Doom 2, on the other hand, was very similar in gameplay and yet a lot more abstract in design. The game was full of mazes. While some levels actually looked a lot like real places, most of them simply look like random hellish caves and complexes. Everything was even more furious and fast, too, which gave more an even more frenetic rhythm to the action.


Why did this happen? We can look for a few causes that could help us to understand these differences. Everything was new in the first Doom, so it was easier to build a sense of momentum.

In a sequel, however, you simply could not de-escalate the action. Hell had already appeared, therefore, there is no point in actually making the world change into the chaos slowly. Repeating the strategy would be an ineffective idea. How to please the fans? By making the sequel even more brutal. Doom’s marketing was all about violence, after all.

The team followed the obvious path: to “upgrade” the game into something even more furious, but this also meant losing something along the way. Doom 2 lost some of its sense of marvel and progression while it added a rush fury of sprawling enemies and crazy mazes.

The second installment did use some interesting new elements like Earth’s cities, which are very different from any place that you could find in the first one, but they were only in a few levels. Soon you are in Hell again. In this context of chaos and pure fun, the addition of more enemies and a more powerful normal shotgun is obvious and it made sense.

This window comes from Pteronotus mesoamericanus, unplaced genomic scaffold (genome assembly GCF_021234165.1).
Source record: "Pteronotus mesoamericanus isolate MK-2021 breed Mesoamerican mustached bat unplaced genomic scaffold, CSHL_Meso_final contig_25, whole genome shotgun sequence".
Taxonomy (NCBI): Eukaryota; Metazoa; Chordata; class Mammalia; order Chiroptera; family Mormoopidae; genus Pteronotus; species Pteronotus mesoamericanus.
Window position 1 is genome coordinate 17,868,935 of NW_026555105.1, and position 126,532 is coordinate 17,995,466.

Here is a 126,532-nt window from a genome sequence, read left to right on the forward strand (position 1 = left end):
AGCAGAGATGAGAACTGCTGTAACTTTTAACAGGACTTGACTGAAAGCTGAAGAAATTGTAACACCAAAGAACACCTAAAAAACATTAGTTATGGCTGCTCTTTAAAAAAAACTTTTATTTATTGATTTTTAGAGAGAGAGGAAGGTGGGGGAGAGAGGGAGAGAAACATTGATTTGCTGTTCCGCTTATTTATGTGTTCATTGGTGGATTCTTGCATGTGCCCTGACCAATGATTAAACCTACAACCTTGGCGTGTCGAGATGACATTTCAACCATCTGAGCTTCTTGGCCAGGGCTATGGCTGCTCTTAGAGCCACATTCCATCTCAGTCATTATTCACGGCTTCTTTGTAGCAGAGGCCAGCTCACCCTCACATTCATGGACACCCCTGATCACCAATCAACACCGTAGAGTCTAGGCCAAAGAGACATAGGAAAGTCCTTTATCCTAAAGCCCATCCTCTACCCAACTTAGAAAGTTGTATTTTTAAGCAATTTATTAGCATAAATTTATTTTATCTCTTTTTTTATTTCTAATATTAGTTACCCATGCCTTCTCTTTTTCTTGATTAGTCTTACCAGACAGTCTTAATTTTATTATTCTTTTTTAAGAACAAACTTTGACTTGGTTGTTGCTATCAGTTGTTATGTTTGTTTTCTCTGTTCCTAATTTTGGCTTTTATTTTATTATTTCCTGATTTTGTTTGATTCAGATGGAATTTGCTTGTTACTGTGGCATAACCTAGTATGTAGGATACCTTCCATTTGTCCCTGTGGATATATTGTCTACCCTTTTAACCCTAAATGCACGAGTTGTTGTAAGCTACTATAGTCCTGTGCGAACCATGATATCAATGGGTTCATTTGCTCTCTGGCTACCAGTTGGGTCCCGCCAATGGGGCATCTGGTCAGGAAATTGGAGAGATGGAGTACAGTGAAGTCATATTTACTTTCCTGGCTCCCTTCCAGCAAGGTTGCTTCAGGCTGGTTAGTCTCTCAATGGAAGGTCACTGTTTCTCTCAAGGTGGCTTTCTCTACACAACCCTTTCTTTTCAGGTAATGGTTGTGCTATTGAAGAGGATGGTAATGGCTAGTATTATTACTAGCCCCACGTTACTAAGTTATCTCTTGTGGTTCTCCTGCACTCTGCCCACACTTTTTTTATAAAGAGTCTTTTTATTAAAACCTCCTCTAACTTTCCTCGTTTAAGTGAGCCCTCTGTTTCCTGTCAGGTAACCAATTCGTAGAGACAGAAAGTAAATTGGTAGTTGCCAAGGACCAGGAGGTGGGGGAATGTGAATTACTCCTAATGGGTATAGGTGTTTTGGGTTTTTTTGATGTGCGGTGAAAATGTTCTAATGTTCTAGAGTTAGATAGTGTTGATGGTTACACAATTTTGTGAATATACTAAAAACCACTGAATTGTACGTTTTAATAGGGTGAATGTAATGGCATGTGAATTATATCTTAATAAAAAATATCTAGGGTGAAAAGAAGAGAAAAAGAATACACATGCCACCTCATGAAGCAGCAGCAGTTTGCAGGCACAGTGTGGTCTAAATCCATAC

The People Behind Doom

As you might have known if you played Doom back in the day, both games were created by id Software, which had already made First Person Shooters before. Doom’s predecessor was Wolfenstein 3D, which was inspired by Catacombs 3-D, another product of the company.

John Romero and John Carmack are certainly the two most recognizable names in the series, but there was one man that is possibly the reason why the two games are so different: Tom Hall.


Hall worked on Doom 1 and was fired because he was often arguing with Carmack. He was mainly focused on giving the project a more focused sense of story. Carmack disagreed and wanted non-stop action sequences.

While the developer left before the product was finished, you can certainly see his mark. Most of the story he wanted to create was scrapped and he declared his unhappiness after he left id Software by calling Doom a “raw shooter”, but not all of his work with level design and the foundation of the series was lost.

With the success of the brutality in the first Doom and with Tom Hall out of the way, however, the levels changed a lot in atmosphere and design. Romero designed many levels in both games and you can also see his distinct mark, but the second installment was mostly created by Sandy Petersen and American McGee along with Romero and the emphasis was a lot more on mazes and fast addictive brutality than story or ambiance.

These choices and the changes in the team created two very different experiences and show us a valuable lesson: every single part of a game is relevant. If you only take the most visible parts of it, everything will look the same, but sometimes the most important parts are the ones that are not so visible at first and they change the whole core experience.